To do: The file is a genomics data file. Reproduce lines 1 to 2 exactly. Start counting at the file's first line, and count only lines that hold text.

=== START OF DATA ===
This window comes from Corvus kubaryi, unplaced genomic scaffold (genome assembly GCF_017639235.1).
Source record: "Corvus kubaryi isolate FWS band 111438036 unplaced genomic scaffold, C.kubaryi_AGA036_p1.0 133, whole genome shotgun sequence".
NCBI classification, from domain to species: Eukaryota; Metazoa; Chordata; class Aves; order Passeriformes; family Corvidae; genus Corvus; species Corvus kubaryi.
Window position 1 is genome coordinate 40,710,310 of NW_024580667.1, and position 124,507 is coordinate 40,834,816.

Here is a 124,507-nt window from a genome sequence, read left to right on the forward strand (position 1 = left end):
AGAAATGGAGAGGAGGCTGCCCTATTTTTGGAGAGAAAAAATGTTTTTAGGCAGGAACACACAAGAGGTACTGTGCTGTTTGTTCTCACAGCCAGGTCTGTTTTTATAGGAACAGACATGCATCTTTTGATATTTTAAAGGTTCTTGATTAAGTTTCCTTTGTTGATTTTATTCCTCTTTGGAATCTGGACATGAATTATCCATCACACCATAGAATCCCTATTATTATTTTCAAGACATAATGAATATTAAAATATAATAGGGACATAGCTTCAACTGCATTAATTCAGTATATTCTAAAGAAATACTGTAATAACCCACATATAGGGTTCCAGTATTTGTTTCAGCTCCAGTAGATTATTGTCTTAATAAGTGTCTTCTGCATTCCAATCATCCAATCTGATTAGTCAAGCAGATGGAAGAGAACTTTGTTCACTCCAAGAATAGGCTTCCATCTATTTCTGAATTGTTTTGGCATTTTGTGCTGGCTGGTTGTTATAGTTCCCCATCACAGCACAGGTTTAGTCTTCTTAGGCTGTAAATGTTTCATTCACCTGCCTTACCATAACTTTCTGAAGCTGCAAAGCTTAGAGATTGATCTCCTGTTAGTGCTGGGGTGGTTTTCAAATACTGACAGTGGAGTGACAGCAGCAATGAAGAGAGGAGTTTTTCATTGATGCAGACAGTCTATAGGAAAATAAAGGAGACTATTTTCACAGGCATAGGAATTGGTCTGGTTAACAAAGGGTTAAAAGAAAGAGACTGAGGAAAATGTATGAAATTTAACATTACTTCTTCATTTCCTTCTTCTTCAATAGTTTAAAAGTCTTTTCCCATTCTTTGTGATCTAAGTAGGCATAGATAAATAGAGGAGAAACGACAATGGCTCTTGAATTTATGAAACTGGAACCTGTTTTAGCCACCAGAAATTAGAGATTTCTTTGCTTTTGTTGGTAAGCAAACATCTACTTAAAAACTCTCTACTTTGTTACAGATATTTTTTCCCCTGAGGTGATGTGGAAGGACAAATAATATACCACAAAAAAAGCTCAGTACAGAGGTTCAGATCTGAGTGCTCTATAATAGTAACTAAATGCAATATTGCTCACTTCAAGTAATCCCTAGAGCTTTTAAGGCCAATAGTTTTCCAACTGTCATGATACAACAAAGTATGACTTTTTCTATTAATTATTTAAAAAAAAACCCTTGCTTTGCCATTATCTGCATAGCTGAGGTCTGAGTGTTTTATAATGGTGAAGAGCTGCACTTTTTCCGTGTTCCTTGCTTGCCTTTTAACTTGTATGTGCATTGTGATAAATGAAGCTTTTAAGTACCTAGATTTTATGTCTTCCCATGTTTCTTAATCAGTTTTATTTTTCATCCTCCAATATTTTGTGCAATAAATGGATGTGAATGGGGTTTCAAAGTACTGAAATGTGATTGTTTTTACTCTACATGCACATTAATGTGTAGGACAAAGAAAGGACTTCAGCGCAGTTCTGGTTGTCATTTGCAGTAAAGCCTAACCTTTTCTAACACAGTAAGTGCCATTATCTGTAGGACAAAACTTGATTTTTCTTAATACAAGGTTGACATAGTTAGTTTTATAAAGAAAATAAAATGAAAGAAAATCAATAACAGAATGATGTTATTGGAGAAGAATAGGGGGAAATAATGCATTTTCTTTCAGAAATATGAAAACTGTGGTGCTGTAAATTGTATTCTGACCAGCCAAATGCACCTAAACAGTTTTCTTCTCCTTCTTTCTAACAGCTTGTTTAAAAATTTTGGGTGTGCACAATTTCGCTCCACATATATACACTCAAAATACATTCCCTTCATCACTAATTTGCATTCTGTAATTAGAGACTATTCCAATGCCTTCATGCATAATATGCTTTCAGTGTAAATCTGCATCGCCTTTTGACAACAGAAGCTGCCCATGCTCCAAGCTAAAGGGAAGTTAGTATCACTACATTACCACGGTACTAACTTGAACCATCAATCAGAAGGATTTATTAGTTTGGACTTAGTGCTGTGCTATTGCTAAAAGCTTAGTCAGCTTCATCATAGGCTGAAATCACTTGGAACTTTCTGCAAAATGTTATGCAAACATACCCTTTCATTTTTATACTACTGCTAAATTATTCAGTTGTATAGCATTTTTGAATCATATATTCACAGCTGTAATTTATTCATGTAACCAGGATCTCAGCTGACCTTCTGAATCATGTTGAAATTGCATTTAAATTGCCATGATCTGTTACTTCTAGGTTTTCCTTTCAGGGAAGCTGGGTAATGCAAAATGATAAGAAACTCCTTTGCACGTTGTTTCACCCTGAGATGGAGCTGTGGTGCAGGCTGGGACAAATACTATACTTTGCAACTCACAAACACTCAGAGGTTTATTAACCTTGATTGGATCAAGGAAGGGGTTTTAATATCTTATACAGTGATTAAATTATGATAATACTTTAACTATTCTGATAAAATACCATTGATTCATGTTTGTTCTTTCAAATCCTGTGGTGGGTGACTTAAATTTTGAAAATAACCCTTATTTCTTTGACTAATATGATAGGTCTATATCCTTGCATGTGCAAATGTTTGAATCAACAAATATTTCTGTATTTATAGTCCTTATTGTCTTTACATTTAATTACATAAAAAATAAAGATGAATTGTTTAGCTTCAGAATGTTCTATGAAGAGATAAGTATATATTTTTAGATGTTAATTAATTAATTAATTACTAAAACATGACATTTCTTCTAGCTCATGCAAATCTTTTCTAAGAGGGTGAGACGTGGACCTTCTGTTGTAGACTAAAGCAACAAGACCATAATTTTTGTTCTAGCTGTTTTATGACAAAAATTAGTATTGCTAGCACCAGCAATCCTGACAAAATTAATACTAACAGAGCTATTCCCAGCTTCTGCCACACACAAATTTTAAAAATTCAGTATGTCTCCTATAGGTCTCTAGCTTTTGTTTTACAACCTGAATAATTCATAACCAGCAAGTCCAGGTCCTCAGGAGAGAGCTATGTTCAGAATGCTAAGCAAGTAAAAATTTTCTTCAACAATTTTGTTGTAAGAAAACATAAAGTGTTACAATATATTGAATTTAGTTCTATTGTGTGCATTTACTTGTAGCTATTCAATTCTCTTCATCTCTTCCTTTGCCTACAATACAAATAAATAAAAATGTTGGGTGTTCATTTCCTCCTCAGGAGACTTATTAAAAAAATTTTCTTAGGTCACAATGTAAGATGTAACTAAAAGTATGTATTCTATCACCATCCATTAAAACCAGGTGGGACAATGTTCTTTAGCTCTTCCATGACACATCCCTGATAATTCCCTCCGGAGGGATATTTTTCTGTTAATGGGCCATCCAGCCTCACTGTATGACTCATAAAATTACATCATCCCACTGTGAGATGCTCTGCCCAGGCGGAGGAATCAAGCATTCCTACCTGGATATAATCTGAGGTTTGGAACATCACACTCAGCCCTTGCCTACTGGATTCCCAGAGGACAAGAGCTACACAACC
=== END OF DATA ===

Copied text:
This window comes from Corvus kubaryi, unplaced genomic scaffold (genome assembly GCF_017639235.1).
Source record: "Corvus kubaryi isolate FWS band 111438036 unplaced genomic scaffold, C.kubaryi_AGA036_p1.0 133, whole genome shotgun sequence".